Transport Minister Clément Beaune has told French media "there will be trains, there will be planes," for Christmas, despite strike threats by air and rail operators for the festive holiday season.
He told France 2 Television on Monday,"I am quite confident that there will be no major disruptions" on the rail network, adding "we do not anticipate major disruptions in the air for departures on vacation".
The end of year celebrations are overshadowed by the threat of strikes by several airlines in France as well as on the SNCF national rail network.
The rail union SUD-Rail on Friday confirmed its call for a strike from 15 December until 19 December over the first weekend of the school holidays.
The first weekend of December already saw major disruptions for long distance train travellers after rail unions went on strike over salaries for train controllers.
The pilots of the Guadeloupe-based company Corsair are also called to go on strike from 16 to 22 December while Air Antilles may also see hostesses and stewards stop work from 17 to 22 December.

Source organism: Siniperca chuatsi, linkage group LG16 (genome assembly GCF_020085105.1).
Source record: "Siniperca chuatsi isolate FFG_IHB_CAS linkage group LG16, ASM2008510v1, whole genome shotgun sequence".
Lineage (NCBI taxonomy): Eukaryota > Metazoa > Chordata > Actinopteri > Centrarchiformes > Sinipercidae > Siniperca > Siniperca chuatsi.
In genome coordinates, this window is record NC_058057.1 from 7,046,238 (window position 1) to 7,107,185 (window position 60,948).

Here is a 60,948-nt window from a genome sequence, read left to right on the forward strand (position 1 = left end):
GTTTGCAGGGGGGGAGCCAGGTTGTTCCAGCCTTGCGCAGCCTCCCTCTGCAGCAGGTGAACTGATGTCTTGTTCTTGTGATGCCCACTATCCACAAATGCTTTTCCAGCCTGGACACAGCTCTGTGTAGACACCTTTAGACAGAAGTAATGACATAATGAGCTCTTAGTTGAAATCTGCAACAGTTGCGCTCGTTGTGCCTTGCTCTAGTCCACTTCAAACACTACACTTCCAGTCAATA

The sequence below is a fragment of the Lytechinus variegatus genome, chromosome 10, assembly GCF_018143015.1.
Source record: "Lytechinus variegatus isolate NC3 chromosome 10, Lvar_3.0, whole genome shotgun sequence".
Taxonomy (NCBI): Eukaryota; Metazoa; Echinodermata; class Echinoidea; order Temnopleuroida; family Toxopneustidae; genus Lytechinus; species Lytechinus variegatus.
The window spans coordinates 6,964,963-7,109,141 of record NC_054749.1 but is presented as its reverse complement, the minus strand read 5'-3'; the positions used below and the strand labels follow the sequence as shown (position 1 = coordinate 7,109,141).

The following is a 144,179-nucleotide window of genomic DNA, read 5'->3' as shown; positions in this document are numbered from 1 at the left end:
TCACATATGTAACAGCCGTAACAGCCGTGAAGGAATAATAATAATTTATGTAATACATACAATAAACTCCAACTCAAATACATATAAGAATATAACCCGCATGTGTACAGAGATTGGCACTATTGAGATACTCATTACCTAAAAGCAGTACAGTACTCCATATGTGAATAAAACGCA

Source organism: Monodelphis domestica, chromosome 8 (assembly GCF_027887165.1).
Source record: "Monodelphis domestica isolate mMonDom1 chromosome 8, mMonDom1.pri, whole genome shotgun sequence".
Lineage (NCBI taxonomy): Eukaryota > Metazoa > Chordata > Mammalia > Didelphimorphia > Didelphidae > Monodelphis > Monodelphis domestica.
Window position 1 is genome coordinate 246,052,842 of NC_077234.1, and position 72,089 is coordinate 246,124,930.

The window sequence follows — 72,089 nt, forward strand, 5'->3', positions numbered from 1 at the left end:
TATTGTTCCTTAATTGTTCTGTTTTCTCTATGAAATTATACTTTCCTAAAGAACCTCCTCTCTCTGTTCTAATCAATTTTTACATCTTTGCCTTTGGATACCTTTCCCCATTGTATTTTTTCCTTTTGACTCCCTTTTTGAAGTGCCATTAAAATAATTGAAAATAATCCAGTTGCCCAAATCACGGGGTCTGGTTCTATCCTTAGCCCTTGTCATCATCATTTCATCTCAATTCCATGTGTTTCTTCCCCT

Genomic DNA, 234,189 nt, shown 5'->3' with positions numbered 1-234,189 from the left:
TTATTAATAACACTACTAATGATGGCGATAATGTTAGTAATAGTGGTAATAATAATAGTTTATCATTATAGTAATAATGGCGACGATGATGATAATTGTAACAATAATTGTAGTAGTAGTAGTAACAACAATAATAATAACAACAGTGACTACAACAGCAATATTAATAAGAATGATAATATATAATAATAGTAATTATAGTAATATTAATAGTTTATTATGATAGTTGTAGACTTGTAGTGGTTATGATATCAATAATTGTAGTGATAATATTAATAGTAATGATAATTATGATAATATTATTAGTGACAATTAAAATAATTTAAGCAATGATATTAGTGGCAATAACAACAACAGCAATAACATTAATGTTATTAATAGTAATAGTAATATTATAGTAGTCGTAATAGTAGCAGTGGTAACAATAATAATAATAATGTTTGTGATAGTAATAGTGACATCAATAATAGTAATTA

Right to rest
The spectre of a strike during the holiday period also hovers over the French subsidiary of EasyJet.
"For those who have tickets...there is a very good chance that flights will be provided during the Christmas holidays," he said. However, Beaune also warned that there is always the possibility of last minute problems".
On the rail network, he warned that there may be some disturbances on some TGV lines, but that the government is working to "minimise them".
"After two years of Covid, I believe that the French have the right to rest, to find their families, to take a little vacation at Christmas", explained the minister who called for "responsible" behaviour, asking workers not to "add more trouble" to the anxieties and difficulties created by the international economic downturn.
He said that negotiations are currently underway at the SNCF headquarters.
"I think that purchasing power is well taken into account in social dialogue at SNCF," he said indicating an offer of a 6 percent rise had been made.